Teachers Upgrade Their Digital Skills in an Online Class

An online course gives teachers time to learn at their own pace, explore digital tools and create lessons that will engage their students.

by / August 20, 2013 0
Teachers upgrade their digital skills in a summer online class. Shutterstock.com

Through an online class, teachers are learning digital skills that they can bring into their classrooms this fall.

"Summer Camp for Teaching and Learning in the Digital Age" gives New Jersey teachers time to explore technology. The self-paced course includes eight modules on topics such as the flipped classroom, which can involve working with students on projects during class and moving short lectures online.

At Montclair State University in New Jersey, the ADP Center for Teacher Preparation and Learning Technologies provides professional development for more than 50,000 teachers, students and teacher educators. The center started the class this summer to help teachers find resources and try different technology.

"We'll always be here as a guide, but we're trying to demystify some of these concepts so they're not afraid to tackle them," said Joe Russo, assistant director of the center.

Throughout the school year teachers ask questions about technology, but they don't always have the time to attend training at the center. So summer provides an opportunity for teachers to get familiar with new concepts and techniques.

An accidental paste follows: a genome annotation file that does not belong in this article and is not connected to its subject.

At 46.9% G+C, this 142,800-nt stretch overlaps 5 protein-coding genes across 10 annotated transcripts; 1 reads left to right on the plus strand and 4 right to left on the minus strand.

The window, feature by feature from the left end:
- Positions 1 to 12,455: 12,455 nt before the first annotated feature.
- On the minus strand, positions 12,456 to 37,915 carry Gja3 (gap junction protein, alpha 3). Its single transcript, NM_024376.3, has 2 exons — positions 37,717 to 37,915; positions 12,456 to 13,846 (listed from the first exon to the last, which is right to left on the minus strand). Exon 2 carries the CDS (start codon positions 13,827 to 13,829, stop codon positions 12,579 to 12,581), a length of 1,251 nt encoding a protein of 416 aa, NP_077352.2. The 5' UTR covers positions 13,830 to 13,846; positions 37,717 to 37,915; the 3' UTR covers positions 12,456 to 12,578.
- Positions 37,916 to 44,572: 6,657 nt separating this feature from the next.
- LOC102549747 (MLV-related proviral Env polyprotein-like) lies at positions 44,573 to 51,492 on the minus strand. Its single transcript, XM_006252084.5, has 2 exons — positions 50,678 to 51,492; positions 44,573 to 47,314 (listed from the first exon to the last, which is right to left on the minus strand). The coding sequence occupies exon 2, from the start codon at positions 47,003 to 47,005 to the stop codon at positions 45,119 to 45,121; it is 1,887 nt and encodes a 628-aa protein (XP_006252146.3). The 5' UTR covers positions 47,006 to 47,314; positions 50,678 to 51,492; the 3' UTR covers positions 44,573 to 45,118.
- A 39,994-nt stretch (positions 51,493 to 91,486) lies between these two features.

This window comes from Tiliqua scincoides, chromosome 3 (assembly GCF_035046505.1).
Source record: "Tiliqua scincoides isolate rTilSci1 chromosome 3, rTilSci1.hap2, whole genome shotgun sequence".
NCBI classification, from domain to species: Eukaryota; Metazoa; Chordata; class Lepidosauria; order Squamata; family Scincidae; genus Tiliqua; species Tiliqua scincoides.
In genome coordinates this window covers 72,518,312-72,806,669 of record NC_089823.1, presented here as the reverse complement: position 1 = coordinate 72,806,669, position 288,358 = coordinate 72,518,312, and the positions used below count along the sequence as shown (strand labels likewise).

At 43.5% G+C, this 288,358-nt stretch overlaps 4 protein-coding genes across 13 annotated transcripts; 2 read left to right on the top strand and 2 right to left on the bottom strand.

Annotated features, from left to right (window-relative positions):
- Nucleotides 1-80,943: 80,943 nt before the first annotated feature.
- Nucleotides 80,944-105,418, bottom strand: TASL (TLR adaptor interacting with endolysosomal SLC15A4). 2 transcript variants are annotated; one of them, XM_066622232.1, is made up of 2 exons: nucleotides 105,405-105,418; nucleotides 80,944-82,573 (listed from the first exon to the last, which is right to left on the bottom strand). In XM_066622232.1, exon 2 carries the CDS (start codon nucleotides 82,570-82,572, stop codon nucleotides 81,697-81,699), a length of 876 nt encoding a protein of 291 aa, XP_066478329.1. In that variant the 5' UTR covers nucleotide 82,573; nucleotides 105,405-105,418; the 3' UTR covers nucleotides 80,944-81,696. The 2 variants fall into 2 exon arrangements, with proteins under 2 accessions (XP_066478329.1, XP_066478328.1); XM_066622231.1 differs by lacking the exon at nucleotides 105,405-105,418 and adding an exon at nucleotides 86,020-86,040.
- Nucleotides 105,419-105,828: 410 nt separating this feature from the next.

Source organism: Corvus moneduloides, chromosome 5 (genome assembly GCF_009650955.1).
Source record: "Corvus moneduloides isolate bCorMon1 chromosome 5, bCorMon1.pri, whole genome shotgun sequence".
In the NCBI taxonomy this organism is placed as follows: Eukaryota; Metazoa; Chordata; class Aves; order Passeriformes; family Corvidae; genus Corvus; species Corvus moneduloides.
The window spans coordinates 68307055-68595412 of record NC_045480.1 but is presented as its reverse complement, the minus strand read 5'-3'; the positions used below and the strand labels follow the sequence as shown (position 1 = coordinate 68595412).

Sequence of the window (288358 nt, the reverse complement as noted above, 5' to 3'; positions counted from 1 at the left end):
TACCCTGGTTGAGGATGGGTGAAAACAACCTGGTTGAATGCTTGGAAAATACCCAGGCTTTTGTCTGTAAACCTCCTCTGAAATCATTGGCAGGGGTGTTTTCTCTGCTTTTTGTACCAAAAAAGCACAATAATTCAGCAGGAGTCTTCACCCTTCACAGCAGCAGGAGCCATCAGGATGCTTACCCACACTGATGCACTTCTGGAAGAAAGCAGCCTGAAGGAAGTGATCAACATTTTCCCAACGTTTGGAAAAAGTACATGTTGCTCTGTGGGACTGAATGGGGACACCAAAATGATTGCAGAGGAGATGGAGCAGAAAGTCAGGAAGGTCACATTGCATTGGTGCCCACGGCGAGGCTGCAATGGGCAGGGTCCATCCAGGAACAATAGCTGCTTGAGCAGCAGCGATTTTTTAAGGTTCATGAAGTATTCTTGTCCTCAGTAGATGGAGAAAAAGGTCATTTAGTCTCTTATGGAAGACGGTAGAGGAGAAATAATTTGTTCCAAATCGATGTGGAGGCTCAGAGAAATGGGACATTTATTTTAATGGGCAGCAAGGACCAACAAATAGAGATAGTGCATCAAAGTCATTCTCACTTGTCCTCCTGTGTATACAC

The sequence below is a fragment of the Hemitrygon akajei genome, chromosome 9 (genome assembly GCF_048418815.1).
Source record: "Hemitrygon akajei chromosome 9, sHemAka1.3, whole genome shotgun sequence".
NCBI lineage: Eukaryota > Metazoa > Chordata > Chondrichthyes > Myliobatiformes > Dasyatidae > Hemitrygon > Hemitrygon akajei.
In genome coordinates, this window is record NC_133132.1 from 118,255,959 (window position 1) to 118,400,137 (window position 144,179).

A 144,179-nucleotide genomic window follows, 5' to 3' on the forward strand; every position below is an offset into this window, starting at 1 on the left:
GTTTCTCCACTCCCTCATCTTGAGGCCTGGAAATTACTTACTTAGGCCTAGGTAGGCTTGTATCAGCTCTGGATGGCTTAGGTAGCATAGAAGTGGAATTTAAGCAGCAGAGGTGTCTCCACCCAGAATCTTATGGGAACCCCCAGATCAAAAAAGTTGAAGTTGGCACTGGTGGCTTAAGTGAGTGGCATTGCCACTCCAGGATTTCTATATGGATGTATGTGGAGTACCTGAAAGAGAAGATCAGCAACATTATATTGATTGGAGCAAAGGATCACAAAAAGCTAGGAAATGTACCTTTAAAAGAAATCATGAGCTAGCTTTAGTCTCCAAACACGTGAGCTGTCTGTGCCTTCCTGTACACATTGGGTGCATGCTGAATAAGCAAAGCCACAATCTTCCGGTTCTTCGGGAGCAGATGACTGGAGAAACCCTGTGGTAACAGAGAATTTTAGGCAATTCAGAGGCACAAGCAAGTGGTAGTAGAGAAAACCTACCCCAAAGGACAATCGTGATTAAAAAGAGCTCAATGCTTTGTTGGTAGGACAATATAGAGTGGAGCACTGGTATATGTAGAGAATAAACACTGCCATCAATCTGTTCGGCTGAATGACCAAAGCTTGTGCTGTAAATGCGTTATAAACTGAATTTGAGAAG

Online resources including Thinkfinity, World Book Online and Starfall help English Language Learners explore English in a variety of ways, said Marie Snow, coordinator of the English as a Second Language Program in River Vale Public Schools in New Jersey. She's been taking the Summer Camp online class this summer so she can bring more resources and ideas back to her students this fall.

Snow learned how to make infographics and use ClassDojo to help manage student behavior. And she plans to teach students to share what they're learning through infographics.

While Snow will receive 40 professional development hours for taking the online class, she's probably put in more than triple those hours.

"I think this has been one of the most exciting experiences of my professional learning because [you learn] at your own pace," Snow said. "They've given us food for thought, and we've gone off and explored and created. It's very hands-on."

Tanya Roscorla Former Managing Editor

Tanya Roscorla covered ed tech from 2009-2017.